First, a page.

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The Legacy of Judah Halevi

avatar by Jeremy Rosen

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A Torah scroll. Photo: RabbiSacks.org.

Judah Halevi is one of my all-time favorite Jews. Born in Toledo, Spain in 1075, he had a traditional Torah and Talmudic education. He was also well versed in poetry, Arabic literature, the sciences, and philosophy. He was a physician of renown and active in Jewish communal affairs. He was humane, urbane, and one of the greatest Jewish poets since King David. His poetry has influenced our liturgy, our festive tables, and our loves, whether romantic, for the land of Israel, or for our heritage. 

Writing in Spain he declared, “My heart is in the east, while I am at the very end of the West.” Other poems about Israel and Jerusalem included such lines as:

O city of the world, most chastely fair
In the far West, behold I sigh for you Jerusalem
If only I had eagle’s wings, I would fly to you
And with my falling tears wet your earth.

Towards the end of his life, he made the arduous and dangerous journey across the Mediterranean to Jerusalem. As he approached the holy city, he sang a song that he composed, which is now popular in our times: Zion, Zion, Zion, Halo Tishali, Lishlom Asirayih (“Zion, Zion, Zion, you will surely look to the peace of your captives”). At that moment, so the legend goes, he was attacked by an Arab horseman and killed.

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In the century before Halevi, another very important multi-talented Spanish Jew, Hasdai Ibn Shaprut, was the foreign secretary of the Caliph of Cordova. He had a correspondence with Joseph Khagan, the king of the Khazars. It is the only record that we have of a people who converted to Judaism. They thrived in the Caucasus for a few hundred years until they were destroyed by the Kiev Rus. The king of the Khazars asked for help. We do not know how the Caliph responded.  

Halevi wrote an important book of Jewish philosophy called The Kuzari based on this correspondence. It imagines the king trying to decide which religion or philosophy to choose. He calls in a philosopher, a representative of Christianity, and doctors of Islam. He dismisses their arguments individually. The philosopher is too rational and has no room for spirituality. The Christians and Muslims both claim that they based themselves on the Jewish scriptures for validity. For this reason, the king decides he had better invite a rabbi.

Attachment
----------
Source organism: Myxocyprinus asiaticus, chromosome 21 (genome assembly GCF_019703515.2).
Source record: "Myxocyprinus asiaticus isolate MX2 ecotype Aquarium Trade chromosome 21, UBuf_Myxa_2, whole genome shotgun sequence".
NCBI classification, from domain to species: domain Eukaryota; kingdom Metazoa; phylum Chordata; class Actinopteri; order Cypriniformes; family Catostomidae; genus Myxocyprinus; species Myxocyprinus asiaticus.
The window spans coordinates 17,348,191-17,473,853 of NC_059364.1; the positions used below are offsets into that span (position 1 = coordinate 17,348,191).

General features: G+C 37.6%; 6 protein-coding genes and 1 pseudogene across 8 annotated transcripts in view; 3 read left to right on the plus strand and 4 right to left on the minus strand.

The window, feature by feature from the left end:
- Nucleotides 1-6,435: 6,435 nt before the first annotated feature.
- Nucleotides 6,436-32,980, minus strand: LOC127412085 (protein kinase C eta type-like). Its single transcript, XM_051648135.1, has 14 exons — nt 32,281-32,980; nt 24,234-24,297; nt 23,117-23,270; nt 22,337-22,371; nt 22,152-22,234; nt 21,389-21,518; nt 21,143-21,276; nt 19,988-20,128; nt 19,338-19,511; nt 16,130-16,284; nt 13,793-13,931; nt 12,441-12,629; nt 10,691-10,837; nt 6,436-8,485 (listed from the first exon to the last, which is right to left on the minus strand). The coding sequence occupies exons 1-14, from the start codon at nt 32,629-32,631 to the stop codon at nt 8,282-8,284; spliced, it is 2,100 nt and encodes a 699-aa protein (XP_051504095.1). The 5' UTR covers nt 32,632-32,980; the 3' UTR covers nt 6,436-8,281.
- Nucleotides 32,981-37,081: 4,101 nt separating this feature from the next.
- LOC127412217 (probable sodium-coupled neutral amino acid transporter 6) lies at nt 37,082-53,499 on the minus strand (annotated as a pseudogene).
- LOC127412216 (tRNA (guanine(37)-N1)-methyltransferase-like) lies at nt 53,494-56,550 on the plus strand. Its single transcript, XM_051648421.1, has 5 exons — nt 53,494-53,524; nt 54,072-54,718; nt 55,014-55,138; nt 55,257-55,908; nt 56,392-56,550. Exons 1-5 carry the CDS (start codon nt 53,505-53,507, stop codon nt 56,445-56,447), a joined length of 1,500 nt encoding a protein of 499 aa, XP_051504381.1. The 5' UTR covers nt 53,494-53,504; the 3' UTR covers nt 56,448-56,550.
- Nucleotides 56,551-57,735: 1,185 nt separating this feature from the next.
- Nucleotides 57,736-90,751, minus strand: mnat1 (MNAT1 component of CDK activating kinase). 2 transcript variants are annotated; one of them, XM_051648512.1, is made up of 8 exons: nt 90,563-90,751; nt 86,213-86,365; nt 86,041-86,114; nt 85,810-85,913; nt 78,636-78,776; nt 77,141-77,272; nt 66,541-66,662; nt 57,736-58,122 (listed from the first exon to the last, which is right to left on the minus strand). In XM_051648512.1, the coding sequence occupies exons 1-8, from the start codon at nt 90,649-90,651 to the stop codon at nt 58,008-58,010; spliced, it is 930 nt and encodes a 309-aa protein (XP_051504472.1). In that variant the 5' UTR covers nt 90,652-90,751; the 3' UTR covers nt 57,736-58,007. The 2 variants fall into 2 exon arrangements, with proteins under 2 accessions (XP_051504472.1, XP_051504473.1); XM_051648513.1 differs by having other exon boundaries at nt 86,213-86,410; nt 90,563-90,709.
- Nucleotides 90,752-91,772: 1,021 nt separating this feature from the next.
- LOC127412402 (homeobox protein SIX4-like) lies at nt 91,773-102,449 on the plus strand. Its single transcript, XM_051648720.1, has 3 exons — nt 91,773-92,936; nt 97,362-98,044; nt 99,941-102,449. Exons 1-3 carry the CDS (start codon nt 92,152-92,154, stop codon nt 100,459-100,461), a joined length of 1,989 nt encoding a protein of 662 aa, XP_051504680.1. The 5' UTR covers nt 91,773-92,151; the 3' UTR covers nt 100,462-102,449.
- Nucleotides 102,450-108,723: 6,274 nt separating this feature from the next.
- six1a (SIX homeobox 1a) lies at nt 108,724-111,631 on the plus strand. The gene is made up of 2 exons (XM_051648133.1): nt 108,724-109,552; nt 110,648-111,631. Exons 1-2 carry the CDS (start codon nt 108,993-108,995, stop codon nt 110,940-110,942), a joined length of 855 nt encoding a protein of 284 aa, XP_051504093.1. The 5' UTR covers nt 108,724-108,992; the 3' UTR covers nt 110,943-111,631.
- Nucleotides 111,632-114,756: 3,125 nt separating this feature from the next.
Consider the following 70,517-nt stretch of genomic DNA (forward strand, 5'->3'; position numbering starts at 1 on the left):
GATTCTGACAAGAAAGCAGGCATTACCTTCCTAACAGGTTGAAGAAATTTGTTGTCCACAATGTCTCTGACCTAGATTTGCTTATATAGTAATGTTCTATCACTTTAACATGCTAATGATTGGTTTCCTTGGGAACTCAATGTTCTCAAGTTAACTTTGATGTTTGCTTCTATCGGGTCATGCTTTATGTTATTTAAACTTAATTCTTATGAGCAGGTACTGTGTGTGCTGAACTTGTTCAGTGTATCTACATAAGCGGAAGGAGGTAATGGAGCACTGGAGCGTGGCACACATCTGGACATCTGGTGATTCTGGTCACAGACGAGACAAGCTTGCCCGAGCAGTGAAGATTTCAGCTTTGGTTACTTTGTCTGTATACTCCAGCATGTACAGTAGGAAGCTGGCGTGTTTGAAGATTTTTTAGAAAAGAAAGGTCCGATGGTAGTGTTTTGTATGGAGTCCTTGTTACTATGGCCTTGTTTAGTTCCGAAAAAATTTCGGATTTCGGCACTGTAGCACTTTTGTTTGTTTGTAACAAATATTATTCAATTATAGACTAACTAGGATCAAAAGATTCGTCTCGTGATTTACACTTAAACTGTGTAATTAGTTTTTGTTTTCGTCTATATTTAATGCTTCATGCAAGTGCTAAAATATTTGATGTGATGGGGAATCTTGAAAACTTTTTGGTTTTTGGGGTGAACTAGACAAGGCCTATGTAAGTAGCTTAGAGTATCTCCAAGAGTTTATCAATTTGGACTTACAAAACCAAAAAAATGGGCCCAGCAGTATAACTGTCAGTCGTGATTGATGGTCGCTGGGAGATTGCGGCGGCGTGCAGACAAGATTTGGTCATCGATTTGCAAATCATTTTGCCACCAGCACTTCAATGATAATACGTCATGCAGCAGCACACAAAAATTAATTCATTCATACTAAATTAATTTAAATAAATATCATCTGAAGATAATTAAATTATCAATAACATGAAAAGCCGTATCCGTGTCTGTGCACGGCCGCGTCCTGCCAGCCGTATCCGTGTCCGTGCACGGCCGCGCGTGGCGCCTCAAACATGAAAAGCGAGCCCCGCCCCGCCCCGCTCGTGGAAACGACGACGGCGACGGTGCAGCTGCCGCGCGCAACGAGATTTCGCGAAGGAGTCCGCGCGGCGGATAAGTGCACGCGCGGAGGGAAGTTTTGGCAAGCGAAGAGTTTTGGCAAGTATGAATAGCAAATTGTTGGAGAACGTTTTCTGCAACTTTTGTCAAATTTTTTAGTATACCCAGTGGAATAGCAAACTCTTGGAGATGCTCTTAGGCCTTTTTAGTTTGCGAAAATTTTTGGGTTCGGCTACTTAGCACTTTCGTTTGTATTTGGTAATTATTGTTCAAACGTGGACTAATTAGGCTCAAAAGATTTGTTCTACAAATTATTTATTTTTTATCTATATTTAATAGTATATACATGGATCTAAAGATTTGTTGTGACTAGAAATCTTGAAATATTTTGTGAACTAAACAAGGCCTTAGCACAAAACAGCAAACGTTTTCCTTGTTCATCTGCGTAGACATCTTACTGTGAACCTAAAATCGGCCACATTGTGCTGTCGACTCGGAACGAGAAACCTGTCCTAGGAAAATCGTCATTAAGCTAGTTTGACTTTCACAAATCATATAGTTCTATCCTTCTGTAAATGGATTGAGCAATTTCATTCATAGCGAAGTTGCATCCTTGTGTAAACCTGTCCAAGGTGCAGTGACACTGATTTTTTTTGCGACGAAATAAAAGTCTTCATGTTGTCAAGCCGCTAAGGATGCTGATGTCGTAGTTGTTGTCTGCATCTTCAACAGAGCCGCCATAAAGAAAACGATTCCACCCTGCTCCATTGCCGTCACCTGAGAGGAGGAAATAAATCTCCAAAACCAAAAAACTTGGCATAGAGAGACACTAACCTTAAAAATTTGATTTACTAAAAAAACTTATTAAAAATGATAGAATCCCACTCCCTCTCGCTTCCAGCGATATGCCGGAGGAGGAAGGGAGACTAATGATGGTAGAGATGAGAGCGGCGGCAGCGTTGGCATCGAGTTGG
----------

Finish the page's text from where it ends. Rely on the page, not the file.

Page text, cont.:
The book is, in effect, a justification and explanation of Judaism in response to the challenges that both competing religions presented to Judaism at Halevi’s time.

Both Halevi and Maimonides were influenced by Greek philosophers such as Aristotle and Plato. But whereas Maimonides in his Guide for the Perplexed pursued a completely rational approach, Halevi allowed the poetic and the non-rational to play a greater role in his arguments. Very few of us would find either system of thought compelling nowadays. Nevertheless, there are occasional parts of each that resonate, even after such a long time and the many developments in philosophical thought since their days.

One of Halevi’s claims that has endured concerns the Sinai Revelation. His argument is particularly beloved by Jewish evangelical movements, the Baal Teshuva industry. Both Christianity and Islam were based on private revelations between God and the founders of those religions, whereas the Sini revelation took place in the presence of 600,000 Israelite men, plus women and children. 

Whereas both Christianity and Islam developed as systems that were controlled by priests and imams, and the mass of ordinary followers were expected to do as they were told, Judaism empowered everyone to make direct contact with the Almighty. The Sinai Covenant was made with every single individual and reiterated on the Plains of Moab. This emphasis on individuality has been both a blessing and a curse.